The Royal Aircraft Factory R.E.1 was an experimental two seat single engine biplane from before World War I, intended to be developed into a reconnaissance aircraft.
The initial sketches for what became known as the R.E.1 were labelled B.S.2.
The R.E.1, completed in July 1913, was described in contemporary reports as intended for the same purposes as the B.E.2, using the same engine but being an aircraft of more modern refinement.
It was a single bay biplane with equal span, constant chord wings, un-swept with stagger.
Wing warping was use for lateral control.
The rudder was similar to that of the B.E.2, curved and extending below the fuselage, but a triangular fin was fitted that reached forward to the strongly swept leading edge of the B.E.2 style tail-plane.
The fuselage was flat sided with deep, rounded decking and slender overall to the rear.
The cockpits were in tandem, the pilot’s at the rear with sides cut to the bottom of the decking.
He sat behind the trailing edge, with a cut-out in the upper wing to improve visibility.
The observer’s cockpit was between the wings and less deep.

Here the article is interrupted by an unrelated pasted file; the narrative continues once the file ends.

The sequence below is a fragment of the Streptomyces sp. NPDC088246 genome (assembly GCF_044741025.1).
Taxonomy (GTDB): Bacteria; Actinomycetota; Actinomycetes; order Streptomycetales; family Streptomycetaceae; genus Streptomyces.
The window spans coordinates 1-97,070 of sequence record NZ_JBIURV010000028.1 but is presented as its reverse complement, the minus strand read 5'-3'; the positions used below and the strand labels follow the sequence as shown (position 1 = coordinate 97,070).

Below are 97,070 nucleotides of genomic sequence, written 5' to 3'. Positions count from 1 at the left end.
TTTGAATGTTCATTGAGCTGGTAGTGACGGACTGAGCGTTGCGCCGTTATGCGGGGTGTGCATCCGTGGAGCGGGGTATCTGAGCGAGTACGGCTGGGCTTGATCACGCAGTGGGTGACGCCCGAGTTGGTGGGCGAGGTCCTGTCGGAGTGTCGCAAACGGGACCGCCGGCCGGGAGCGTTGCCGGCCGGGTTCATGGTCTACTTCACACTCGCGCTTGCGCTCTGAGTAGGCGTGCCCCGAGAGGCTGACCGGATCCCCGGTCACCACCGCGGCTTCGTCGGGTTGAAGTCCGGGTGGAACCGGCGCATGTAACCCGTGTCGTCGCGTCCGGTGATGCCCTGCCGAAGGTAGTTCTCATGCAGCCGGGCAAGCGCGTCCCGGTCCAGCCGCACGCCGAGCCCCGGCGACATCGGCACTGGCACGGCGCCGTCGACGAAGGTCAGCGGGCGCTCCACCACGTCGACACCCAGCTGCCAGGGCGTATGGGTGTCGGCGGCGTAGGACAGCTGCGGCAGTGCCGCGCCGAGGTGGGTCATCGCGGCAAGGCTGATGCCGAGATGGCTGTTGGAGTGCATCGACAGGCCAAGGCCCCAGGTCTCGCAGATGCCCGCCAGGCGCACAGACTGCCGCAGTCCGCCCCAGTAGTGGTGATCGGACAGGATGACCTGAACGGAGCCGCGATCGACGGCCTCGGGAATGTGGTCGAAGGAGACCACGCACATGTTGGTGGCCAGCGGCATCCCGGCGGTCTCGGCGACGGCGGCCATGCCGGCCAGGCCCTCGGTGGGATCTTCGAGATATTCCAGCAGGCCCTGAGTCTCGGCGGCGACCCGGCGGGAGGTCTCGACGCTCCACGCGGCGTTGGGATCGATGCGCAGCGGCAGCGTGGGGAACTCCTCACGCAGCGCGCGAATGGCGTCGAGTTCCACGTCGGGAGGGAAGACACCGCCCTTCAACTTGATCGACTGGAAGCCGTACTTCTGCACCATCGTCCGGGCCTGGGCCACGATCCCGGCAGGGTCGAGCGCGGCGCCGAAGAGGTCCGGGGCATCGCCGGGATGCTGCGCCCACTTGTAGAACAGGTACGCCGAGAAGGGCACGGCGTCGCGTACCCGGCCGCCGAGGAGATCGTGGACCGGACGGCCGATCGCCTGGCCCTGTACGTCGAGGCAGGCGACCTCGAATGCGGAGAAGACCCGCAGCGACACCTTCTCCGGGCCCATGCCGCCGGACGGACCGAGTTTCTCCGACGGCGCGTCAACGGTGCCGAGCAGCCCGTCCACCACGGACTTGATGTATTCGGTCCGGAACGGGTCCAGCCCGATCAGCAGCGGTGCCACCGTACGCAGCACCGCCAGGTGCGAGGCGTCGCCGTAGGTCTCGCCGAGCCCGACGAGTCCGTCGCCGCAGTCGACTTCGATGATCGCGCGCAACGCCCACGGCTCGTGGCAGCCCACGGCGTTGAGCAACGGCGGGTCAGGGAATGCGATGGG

The air cooled 70 hp (52 kW) Renault engine was un-cowled and drove a four bladed propeller.
The single axle undercarriage was attached to two longitudinal bars which ran forward to serve as anti-nose over skids, fixed to the fuselage by two pairs of robust struts.
By September 1913 the only two R.E.1s built, serials 607 and 608, were with the Flying Department of the Royal Aircraft Factory.
They were intended as experimental machines and were much modified.
One desire was to make automatically stable aircraft, so they could be flown with hands off to give the pilot observation time.
Within a month or so of completion, 607 had a wing extension of about 2 ft (610 mm) and 608 was probably built with the extension.
In November 607 had four fins attached to the upper wing top surface, positioned above each pair of inter-plane struts and above each of the centre section struts, soon after 608 had them also, plus a reduction of stagger and a finless, enlarged rudder.
In the quest for stability 607, now with ailerons replacing wing warping had a series of increases in dihedral, By March 1914 it could be flown hands off in squally conditions.
Later its stagger was also reduced and a rectangular tail-plane fitted.
In May 1914 the second R.E.1, no. 608 was transferred to the RFC and for a short while wore the number 362, though it went to war in August as 608.
It may have gone with under seat armour, albeit only 1/25th in (1 mm) thick, but it only survived for about a week.
607 stayed at Farnborough and was still at work in February 1915 doing photographic and wireless testing.